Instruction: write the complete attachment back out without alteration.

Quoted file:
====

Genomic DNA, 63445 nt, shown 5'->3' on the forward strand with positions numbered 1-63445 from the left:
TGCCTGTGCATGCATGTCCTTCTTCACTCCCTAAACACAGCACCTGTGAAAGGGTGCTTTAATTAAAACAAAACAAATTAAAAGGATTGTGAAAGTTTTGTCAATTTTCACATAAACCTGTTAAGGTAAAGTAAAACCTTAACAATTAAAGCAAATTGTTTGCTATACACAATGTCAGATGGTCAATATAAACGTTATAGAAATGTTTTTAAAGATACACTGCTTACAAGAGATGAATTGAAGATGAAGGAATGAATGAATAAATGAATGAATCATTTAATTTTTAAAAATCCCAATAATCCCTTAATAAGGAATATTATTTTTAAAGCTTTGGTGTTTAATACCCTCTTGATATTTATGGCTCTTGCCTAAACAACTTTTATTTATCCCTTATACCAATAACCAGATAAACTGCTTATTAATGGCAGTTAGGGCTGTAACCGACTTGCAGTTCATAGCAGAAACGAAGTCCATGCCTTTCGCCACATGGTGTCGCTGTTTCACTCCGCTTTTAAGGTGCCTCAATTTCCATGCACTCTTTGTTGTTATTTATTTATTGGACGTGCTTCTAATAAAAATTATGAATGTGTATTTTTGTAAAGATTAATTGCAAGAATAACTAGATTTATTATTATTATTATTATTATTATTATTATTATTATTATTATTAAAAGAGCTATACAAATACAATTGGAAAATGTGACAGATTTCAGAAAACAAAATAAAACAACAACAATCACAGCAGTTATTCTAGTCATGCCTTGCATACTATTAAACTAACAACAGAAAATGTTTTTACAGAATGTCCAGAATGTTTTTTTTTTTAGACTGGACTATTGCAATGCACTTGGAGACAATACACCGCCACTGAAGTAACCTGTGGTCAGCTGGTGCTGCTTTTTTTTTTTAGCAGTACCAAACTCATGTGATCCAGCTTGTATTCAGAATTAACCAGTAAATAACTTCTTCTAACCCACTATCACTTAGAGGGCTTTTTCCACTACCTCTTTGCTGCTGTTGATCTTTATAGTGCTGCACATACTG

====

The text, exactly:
Genomic DNA, 63445 nt, shown 5'->3' on the forward strand with positions numbered 1-63445 from the left:
TGCCTGTGCATGCATGTCCTTCTTCACTCCCTAAACACAGCACCTGTGAAAGGGTGCTTTAATTAAAACAAAACAAATTAAAAGGATTGTGAAAGTTTTGTCAATTTTCACATAAACCTGTTAAGGTAAAGTAAAACCTTAACAATTAAAGCAAATTGTTTGCTATACACAATGTCAGATGGTCAATATAAACGTTATAGAAATGTTTTTAAAGATACACTGCTTACAAGAGATGAATTGAAGATGAAGGAATGAATGAATAAATGAATGAATCATTTAATTTTTAAAAATCCCAATAATCCCTTAATAAGGAATATTATTTTTAAAGCTTTGGTGTTTAATACCCTCTTGATATTTATGGCTCTTGCCTAAACAACTTTTATTTATCCCTTATACCAATAACCAGATAAACTGCTTATTAATGGCAGTTAGGGCTGTAACCGACTTGCAGTTCATAGCAGAAACGAAGTCCATGCCTTTCGCCACATGGTGTCGCTGTTTCACTCCGCTTTTAAGGTGCCTCAATTTCCATGCACTCTTTGTTGTTATTTATTTATTGGACGTGCTTCTAATAAAAATTATGAATGTGTATTTTTGTAAAGATTAATTGCAAGAATAACTAGATTTATTATTATTATTATTATTATTATTATTATTATTATTATTATTAAAAGAGCTATACAAATACAATTGGAAAATGTGACAGATTTCAGAAAACAAAATAAAACAACAACAATCACAGCAGTTATTCTAGTCATGCCTTGCATACTATTAAACTAACAACAGAAAATGTTTTTACAGAATGTCCAGAATGTTTTTTTTTTTAGACTGGACTATTGCAATGCACTTGGAGACAATACACCGCCACTGAAGTAACCTGTGGTCAGCTGGTGCTGCTTTTTTTTTTTAGCAGTACCAAACTCATGTGATCCAGCTTGTATTCAGAATTAACCAGTAAATAACTTCTTCTAACCCACTATCACTTAGAGGGCTTTTTCCACTACCTCTTTGCTGCTGTTGATCTTTATAGTGCTGCACATACTG